i think you're idea of indexing a specified grid in time like a scale is actually very interesting and could result in very cool rhythms. i always thought of this the other way around somehow: making the vertical/chord structure more flexible (i.e. removing it's grid), which i think could have some interesting harmonic results.

i actually think it wouldn't be too hard to implement as a function in tidal (somewhat similar in usage to the scale function maybe)

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Wow. Thanks! The definition of rot is not something I'm understanding at a glance, to put it mildly, but its usage seems clear and helpful.

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i think it's basically looking for all whole events in the current cycle and then rotates their value (thus it is probably one of the most expensive functions in tidal)

It makes sense that rot would be expensive. It should be much cheaper to represent the uneven rhythm in the latent space and then translate from there to ordinary time, rather than to translate from ordinary time into a latent space and then back to ordinary time.

probably one of the most expensive functions in tidal

interesting. how did you measure? could you contribute a test case for a performance benchmark?

There are some non-obvious performance properties (penalties, maybe) but instances I know are with nested function calls, e.g., Fix + sometimesBy performance issues · Issue #564 · tidalcycles/Tidal · GitHub , and are (I think) un-fixable in the current model of pattern as function, without any form of manifestation/caching/memoisation. Still it'd be good to know where they might appear, exactly.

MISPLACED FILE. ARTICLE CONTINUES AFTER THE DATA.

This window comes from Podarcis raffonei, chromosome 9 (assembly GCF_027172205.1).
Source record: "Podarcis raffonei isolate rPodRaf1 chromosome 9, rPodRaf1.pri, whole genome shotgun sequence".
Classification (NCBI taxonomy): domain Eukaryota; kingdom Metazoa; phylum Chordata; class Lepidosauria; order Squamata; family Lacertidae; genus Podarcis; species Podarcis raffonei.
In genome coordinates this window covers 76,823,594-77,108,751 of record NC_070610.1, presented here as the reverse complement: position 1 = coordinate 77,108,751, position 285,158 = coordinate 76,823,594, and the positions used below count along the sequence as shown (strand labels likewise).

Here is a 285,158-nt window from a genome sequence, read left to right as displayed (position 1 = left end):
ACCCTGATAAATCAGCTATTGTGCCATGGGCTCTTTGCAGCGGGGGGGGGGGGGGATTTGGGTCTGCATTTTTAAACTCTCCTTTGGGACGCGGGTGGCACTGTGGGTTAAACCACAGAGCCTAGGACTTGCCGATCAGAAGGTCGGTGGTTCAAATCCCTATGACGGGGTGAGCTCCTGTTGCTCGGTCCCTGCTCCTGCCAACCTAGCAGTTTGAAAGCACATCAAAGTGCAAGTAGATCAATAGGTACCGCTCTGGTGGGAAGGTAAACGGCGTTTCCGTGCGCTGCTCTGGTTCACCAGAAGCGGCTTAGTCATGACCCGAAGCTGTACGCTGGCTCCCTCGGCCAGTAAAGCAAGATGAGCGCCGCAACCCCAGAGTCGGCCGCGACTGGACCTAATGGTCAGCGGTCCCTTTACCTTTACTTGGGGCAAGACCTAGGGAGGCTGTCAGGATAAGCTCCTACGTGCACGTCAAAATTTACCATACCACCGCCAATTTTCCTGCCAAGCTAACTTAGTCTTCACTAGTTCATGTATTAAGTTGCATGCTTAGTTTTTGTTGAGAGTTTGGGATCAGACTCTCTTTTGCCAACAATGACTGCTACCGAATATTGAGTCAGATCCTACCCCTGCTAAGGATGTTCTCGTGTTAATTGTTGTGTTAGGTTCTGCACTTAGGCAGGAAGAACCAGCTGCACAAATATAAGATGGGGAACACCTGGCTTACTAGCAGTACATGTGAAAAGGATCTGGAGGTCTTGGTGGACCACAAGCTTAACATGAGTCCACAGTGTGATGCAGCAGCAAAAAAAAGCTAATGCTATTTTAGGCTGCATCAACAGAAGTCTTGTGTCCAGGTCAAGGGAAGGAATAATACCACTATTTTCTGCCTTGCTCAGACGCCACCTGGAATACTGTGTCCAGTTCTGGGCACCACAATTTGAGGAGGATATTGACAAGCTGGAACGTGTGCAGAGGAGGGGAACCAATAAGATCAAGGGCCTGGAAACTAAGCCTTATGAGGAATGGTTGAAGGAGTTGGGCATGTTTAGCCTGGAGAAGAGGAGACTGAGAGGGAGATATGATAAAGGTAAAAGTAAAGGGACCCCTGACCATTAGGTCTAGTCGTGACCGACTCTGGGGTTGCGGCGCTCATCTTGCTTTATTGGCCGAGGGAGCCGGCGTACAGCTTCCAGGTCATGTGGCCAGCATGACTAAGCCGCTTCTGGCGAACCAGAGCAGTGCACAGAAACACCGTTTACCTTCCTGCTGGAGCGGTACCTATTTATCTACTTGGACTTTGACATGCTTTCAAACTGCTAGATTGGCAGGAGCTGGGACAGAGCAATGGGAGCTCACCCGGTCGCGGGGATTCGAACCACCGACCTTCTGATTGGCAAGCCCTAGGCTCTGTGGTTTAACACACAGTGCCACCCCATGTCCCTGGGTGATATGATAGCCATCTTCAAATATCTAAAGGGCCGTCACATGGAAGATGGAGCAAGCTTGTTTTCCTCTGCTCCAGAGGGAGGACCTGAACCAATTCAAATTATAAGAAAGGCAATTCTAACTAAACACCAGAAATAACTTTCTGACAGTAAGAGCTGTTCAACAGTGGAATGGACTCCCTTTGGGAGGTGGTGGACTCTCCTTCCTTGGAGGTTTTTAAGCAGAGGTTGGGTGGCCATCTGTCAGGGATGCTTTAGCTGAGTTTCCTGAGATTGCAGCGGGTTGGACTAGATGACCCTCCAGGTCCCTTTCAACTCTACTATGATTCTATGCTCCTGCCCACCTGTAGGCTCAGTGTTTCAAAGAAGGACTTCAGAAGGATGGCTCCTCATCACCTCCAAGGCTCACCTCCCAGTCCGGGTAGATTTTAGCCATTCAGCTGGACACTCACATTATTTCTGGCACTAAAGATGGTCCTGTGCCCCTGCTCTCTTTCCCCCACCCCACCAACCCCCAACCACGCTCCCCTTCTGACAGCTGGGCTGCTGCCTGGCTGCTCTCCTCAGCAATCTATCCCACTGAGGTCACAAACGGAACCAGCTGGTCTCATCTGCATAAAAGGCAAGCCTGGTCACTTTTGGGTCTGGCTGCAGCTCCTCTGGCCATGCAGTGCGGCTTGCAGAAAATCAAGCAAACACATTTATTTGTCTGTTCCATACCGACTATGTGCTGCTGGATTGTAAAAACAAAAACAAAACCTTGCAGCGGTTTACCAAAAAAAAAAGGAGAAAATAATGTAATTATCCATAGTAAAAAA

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i didn't measure, but it was definitely noticable when used in combination with lots of whiles or whenmods.

would be interesting to look into performance in more detail, but i've never really managed to do profiling in ghc

poor man's profiling, using +s in ghci ( 3. Using GHCi — Glasgow Haskell Compiler 9.8.1 User's Guide )

$ ghci -XOverloadedStrings
Loaded package environment from /home/waldmann/.ghc/x86_64-linux-9.6.3/environments/default
GHCi, version 9.6.3: https://www.haskell.org/ghc/  :? for help
ghci> import Sound.Tidal.Context 
ghci> :set +s
ghci> flip queryArc  (Arc 0 1) $ iterate ( while "0 " id) (pure True) !! 10
[(0>1)|True]
(0.06 secs, 10,384,328 bytes)
ghci> flip queryArc  (Arc 0 1) $ iterate ( while "0 " id) (pure True) !! 11
[(0>1)|True]
(0.03 secs, 20,666,192 bytes)
ghci> flip queryArc  (Arc 0 1) $ iterate ( while "0 " id) (pure True) !! 12
[(0>1)|True]
(0.05 secs, 41,236,736 bytes)

yes, that looks exponential (as a function of the nesting depth). Is that expected? (perhaps move to separate thread).

[EDIT]

yes:

while b f pat = sew b (f pat) pat  -- copies pat!
sew pb a b = overlay (mask pb a) (mask (inv pb) b)
overlay = (<>)
instance Semigroup (Pattern a) where
  (<>) !p !p' = Pattern $ \st -> query p st ++ query p' st

so this will call the original pat for 2^n times when nested n-fold.

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ah that's a cool trick! thanks!! :slight_smile:

would be great to make while more performant, it's probably not too hard to implement it directly instead of via sew

not too hard ...

I don't see how.

NB: since you mentioned it - nesting of whenmod seems fine (linear)

ghci> flip queryArc  (Arc 1000 1001) $ iterate ( whenmod 2 1 id) (pure True) !! 100
[(1000>1001)|True]
(0.01 secs, 717,472 bytes)

ghci> flip queryArc  (Arc 1000 1001) $ iterate ( whenmod 2 1 id) (pure True) !! 200
[(1000>1001)|True]
(0.01 secs, 1,353,472 bytes)

well, by itself. certainly different for whenmod _ _ f where f makes a copy ...